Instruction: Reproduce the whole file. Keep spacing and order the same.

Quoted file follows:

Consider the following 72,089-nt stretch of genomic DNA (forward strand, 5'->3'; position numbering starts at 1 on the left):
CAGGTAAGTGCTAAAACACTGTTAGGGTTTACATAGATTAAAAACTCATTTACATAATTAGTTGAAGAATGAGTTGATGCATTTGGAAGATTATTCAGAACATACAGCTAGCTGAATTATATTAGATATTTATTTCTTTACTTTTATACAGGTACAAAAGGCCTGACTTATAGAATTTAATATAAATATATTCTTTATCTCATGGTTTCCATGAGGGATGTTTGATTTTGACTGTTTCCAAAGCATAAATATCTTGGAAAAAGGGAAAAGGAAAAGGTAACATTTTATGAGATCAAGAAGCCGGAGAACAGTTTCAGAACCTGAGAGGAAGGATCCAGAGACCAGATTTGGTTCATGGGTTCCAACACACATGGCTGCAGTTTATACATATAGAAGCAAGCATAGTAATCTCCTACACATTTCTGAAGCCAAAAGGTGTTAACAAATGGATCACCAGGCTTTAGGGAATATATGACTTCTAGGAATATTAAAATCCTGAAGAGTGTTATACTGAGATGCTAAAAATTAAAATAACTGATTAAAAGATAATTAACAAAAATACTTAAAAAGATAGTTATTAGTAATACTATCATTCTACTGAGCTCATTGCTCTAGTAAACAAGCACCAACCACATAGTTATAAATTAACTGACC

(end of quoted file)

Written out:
Consider the following 72,089-nt stretch of genomic DNA (forward strand, 5'->3'; position numbering starts at 1 on the left):
CAGGTAAGTGCTAAAACACTGTTAGGGTTTACATAGATTAAAAACTCATTTACATAATTAGTTGAAGAATGAGTTGATGCATTTGGAAGATTATTCAGAACATACAGCTAGCTGAATTATATTAGATATTTATTTCTTTACTTTTATACAGGTACAAAAGGCCTGACTTATAGAATTTAATATAAATATATTCTTTATCTCATGGTTTCCATGAGGGATGTTTGATTTTGACTGTTTCCAAAGCATAAATATCTTGGAAAAAGGGAAAAGGAAAAGGTAACATTTTATGAGATCAAGAAGCCGGAGAACAGTTTCAGAACCTGAGAGGAAGGATCCAGAGACCAGATTTGGTTCATGGGTTCCAACACACATGGCTGCAGTTTATACATATAGAAGCAAGCATAGTAATCTCCTACACATTTCTGAAGCCAAAAGGTGTTAACAAATGGATCACCAGGCTTTAGGGAATATATGACTTCTAGGAATATTAAAATCCTGAAGAGTGTTATACTGAGATGCTAAAAATTAAAATAACTGATTAAAAGATAATTAACAAAAATACTTAAAAAGATAGTTATTAGTAATACTATCATTCTACTGAGCTCATTGCTCTAGTAAACAAGCACCAACCACATAGTTATAAATTAACTGACC